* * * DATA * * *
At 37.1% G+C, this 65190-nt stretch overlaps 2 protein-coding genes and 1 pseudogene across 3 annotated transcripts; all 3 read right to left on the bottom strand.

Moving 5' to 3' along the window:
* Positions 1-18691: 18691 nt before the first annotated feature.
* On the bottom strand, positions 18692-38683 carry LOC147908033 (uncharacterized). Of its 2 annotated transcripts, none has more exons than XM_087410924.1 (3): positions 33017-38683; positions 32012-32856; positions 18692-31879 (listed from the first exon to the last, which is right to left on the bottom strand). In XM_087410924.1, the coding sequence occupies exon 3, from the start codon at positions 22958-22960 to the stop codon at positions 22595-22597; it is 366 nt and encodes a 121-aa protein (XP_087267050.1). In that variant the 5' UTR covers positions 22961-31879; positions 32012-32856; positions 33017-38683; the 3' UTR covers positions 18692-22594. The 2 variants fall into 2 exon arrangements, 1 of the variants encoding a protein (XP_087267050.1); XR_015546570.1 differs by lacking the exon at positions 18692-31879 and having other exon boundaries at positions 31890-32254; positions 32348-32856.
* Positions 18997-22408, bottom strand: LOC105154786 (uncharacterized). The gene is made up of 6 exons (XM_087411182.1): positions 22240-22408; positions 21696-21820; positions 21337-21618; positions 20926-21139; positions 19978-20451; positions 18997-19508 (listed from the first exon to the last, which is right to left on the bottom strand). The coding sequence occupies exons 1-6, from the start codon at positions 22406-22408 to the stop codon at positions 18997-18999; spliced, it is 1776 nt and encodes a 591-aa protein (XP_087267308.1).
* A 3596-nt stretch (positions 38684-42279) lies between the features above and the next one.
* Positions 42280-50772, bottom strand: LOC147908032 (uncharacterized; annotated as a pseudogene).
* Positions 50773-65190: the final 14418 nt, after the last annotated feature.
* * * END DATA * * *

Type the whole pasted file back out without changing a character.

At 37.1% G+C, this 65190-nt stretch overlaps 2 protein-coding genes and 1 pseudogene across 3 annotated transcripts; all 3 read right to left on the bottom strand.

Moving 5' to 3' along the window:
* Positions 1-18691: 18691 nt before the first annotated feature.
* On the bottom strand, positions 18692-38683 carry LOC147908033 (uncharacterized). Of its 2 annotated transcripts, none has more exons than XM_087410924.1 (3): positions 33017-38683; positions 32012-32856; positions 18692-31879 (listed from the first exon to the last, which is right to left on the bottom strand). In XM_087410924.1, the coding sequence occupies exon 3, from the start codon at positions 22958-22960 to the stop codon at positions 22595-22597; it is 366 nt and encodes a 121-aa protein (XP_087267050.1). In that variant the 5' UTR covers positions 22961-31879; positions 32012-32856; positions 33017-38683; the 3' UTR covers positions 18692-22594. The 2 variants fall into 2 exon arrangements, 1 of the variants encoding a protein (XP_087267050.1); XR_015546570.1 differs by lacking the exon at positions 18692-31879 and having other exon boundaries at positions 31890-32254; positions 32348-32856.
* Positions 18997-22408, bottom strand: LOC105154786 (uncharacterized). The gene is made up of 6 exons (XM_087411182.1): positions 22240-22408; positions 21696-21820; positions 21337-21618; positions 20926-21139; positions 19978-20451; positions 18997-19508 (listed from the first exon to the last, which is right to left on the bottom strand). The coding sequence occupies exons 1-6, from the start codon at positions 22406-22408 to the stop codon at positions 18997-18999; spliced, it is 1776 nt and encodes a 591-aa protein (XP_087267308.1).
* A 3596-nt stretch (positions 38684-42279) lies between the features above and the next one.
* Positions 42280-50772, bottom strand: LOC147908032 (uncharacterized; annotated as a pseudogene).
* Positions 50773-65190: the final 14418 nt, after the last annotated feature.